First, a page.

Towards Quantification of Active Sand Volume in the Nearshore Profile

Date of Award

Spring 2000

Document Type


Degree Name

Master of Science (MS)


Civil & Environmental Engineering


Civil Engineering

Committee Director

David R. Basco

Committee Member

Laura J. Harrell

Committee Member

George F. Oertel

Call Number for Print

Special Collections LD4331.E54 O94 2000


An active sand volume concept is introduced for the first time in this study. The significance of this new concept and its possible practical uses for Coastal Engineering are discussed. A theory is proposed towards quantification of the active sand volume across a beach profile and the circumstances under which it should be defined are determined.

Next, a 12-year nearshore bathymetric data set surveyed at the Field Research Facility of the Army Corps of Engineers at Duck, NC is used to determine the hypothetical quantity of active volume. Statistical analysis of elevations at digitized cross-shore distances is performed and a site specific hypothetical active sand volume for the FRF is proposed as 630 m3 /m.

The same data set is used to determine the actual quantity of active sand volume by means of volume analysis programs. The active volume concept is first subdivided into two as time-interval and event-dependent active sand volumes. The actual quantification is performed to cover long-term, fair-weather and storm periods, separately. Quantitatively, none of the active sand volumes under those categories converge to the hypothetical volume proposed. The maximum is about 185 m3 /m while the hypothetical volume is about 630 m3 /m. An empirical relationship between active sand volume and storm intensity is also established.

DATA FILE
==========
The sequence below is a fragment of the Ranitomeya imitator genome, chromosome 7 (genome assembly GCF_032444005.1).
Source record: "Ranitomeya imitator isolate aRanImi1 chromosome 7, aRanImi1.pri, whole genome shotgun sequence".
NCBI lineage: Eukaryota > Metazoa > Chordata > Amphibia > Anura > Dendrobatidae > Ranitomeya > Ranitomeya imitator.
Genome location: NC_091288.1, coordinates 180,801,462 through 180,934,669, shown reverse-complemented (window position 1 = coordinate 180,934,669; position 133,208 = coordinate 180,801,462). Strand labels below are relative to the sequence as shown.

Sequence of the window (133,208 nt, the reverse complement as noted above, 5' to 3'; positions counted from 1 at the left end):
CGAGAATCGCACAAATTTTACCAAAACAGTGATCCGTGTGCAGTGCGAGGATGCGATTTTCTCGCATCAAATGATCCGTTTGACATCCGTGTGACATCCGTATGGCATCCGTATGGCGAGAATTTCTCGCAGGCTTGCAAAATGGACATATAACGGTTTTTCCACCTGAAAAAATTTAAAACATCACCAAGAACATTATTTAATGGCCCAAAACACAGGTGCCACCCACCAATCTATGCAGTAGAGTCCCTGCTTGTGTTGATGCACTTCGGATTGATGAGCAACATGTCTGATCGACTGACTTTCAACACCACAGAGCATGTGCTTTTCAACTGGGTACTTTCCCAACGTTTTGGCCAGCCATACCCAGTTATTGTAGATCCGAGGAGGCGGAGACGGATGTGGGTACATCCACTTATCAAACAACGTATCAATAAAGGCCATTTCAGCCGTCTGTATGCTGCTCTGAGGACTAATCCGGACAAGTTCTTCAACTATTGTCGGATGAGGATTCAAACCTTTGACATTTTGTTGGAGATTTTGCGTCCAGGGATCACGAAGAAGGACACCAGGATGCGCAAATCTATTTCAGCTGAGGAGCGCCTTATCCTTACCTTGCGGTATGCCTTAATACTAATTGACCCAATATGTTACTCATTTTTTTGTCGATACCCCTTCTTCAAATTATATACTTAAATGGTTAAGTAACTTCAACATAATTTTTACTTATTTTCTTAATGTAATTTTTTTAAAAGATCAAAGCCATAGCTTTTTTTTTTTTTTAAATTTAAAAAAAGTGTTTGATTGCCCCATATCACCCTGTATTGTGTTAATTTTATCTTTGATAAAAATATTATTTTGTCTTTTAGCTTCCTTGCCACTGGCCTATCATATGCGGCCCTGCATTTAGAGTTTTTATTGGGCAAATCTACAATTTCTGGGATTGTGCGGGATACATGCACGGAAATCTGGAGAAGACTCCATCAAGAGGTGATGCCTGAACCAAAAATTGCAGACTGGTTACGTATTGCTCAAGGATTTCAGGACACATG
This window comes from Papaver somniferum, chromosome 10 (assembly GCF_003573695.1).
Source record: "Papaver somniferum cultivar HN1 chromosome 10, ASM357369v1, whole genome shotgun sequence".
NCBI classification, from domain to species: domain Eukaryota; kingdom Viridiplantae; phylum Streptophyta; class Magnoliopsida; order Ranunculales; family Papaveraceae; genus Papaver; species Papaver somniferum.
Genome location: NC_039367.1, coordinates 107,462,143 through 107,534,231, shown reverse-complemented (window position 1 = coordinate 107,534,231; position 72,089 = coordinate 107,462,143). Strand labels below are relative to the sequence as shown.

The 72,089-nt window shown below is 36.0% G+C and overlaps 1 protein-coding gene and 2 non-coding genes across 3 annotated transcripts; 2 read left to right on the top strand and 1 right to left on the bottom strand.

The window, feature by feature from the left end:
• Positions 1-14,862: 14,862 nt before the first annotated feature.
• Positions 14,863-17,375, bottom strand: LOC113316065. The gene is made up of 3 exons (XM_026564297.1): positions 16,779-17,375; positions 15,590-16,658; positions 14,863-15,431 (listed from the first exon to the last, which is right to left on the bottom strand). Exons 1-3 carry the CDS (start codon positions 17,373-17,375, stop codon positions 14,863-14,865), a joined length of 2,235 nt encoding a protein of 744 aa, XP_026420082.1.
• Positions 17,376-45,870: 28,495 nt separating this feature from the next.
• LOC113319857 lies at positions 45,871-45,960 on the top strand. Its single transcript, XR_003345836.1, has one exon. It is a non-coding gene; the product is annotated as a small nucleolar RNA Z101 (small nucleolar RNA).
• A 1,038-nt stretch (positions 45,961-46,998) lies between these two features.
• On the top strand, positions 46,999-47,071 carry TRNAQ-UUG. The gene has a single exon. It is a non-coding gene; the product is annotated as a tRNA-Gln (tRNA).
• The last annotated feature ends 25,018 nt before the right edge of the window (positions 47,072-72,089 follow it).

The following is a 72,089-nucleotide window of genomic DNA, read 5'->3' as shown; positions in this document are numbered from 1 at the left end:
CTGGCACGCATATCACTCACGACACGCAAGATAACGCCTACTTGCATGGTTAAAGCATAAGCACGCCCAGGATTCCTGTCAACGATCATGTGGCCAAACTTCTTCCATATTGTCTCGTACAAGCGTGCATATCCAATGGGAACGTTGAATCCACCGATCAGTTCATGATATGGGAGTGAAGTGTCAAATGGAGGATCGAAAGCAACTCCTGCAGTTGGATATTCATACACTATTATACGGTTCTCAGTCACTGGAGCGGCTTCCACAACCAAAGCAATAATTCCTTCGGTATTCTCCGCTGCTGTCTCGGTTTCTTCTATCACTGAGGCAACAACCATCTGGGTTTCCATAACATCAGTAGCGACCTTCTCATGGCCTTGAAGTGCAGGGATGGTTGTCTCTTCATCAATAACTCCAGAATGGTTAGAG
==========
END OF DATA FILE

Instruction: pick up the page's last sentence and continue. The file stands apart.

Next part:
Finally, it is concluded that the hypothesis about the theoretical quantity is not valid but the concept of active volume is important and can be widely used in hard and soft solutions to coastal problems such as in beach nourishment projects and assessing the effects of seawalls.


In Copyright. URI: This Item is protected by copyright and/or related rights. You are free to use this Item in any way that is permitted by the copyright and related rights legislation that applies to your use. For other uses you need to obtain permission from the rights-holder(s).



This document is currently not available here.